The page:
Both theory and empirical analysis have well documented the long-term benefits from improved resource allocation and efficiency that follow from trade reform. And, although causation remains an issue, research has also shown strong and consistent correlation between trade reform and growth.
In comparison, much less is written and known on the subject of the nature, magnitude, and duration of adjustment costs associated with trade reform. What is the expected impact of trade reform on employment, wages, industry or poverty? Would reform lead to a massive layoff of workers from industries that shut down? Would it lead to large re-adjustment in wages? Would it lead to disappearance of manufacturing in developing countries? The answers to these and other questions are subject to several recent research which are briefly summarized below.
Impact on Labor
In a recent paper, Steven Matusz and David Tarr (1999 see below) surveys more than 50 studies that address the issue of the adjustment costs of trade liberalization, comparing estimates of adjustment with gains from trade liberalization.
Adjustment costs are defined to encompass a wide variety of potentially disadvantageous short-run outcomes that might result from trade liberalization. These outcomes may include a reduction in employment and output, the loss of industry-specific and firm-specific human capital, and macroeconomic instability resulting from balance of payments difficulties or reductions in government revenue.
The authors also distinguish between social and private costs. This distinction is important for while the social costs of adjustment are relevant for considering the aggregate welfare effects of trade reform, it is the distribution of private costs within society that form the basis of political opposition to reform. Knowledge of the distribution of private costs is also useful because of genuine concerns for an equitable distribution of income.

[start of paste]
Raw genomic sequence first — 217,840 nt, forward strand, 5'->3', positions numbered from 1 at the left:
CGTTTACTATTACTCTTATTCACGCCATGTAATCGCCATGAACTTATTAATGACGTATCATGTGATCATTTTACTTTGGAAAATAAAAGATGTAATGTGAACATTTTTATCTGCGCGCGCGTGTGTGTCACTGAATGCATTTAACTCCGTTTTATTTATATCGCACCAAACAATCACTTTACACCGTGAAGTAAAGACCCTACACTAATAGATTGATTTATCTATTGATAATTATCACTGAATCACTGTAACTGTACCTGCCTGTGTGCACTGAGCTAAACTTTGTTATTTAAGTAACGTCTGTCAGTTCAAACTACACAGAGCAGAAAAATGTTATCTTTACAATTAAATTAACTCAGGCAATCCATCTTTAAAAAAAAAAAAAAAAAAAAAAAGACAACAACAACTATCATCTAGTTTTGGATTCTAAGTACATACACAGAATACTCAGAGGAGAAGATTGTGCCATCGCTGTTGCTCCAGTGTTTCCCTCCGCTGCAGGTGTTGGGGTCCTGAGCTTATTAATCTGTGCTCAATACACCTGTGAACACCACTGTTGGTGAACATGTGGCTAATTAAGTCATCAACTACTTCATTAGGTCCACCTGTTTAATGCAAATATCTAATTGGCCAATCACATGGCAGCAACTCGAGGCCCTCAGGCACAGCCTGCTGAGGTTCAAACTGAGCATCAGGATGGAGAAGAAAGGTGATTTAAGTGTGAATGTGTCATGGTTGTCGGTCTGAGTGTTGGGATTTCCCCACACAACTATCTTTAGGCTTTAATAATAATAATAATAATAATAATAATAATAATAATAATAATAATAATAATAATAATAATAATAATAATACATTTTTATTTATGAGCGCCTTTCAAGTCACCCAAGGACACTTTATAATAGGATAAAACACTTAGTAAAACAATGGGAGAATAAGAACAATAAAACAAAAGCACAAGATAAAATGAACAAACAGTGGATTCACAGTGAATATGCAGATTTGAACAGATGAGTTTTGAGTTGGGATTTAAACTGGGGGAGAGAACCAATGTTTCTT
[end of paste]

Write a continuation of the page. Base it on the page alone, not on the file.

Among the more that fifty studies that the authors survey, three, examine empirically the employment effects from thirty separate economy-wide episodes of trade liberalization in developing and transition countries; two studies of small and medium size enterprises in eight African economies; two economy-wide studies of adjustment cost in Australia, Uruguay and the US as well as studies by several authors of trade liberalization in 22 industries in the U.S. and the U.K.
In the last empirical section the authors also discuss the impact of trade reform on macro-economic stability drawing on two studies that examined the impact on the fiscal deficit in 15 and 9 countries, respectively.
What does this extensive survey indicate? On the whole, and albeit with some caveats, virtually all the studies find that adjustment costs are very small in relation to the benefits of trade liberalization. This is true both in terms of the impact of trade reform on employment and its impact on government revenues and macro stability And those studies that focused on manufacturing employment in developing countries found that it did not decline one year after the episode of trade liberalization.
The explanation for the low adjustment costs in relation to the benefits is as follows: (1) most importantly, adjustment costs are typically short term and terminate when workers find a job, while the benefits of trade reform can be expected to grow with the economy; (2) estimates of the duration of unemployment for most industries are not high, especially where workers were not earning substantial rents in the original job; (3) in many industries normal labor turnover exceeds dislocation from trade liberalization, so that downsizing where necessary could be accomplished without much forced unemployment; and (4) it has been observed that a great deal of inter-industry shifts occurred after trade liberalization, which minimized the dislocation of factors of production. In addition, developing countries would be expected to have comparative advantage in labor intensive industries, so trade liberalization should favor labor. This may explain why manufacturing employment has typically increased after trade liberalization.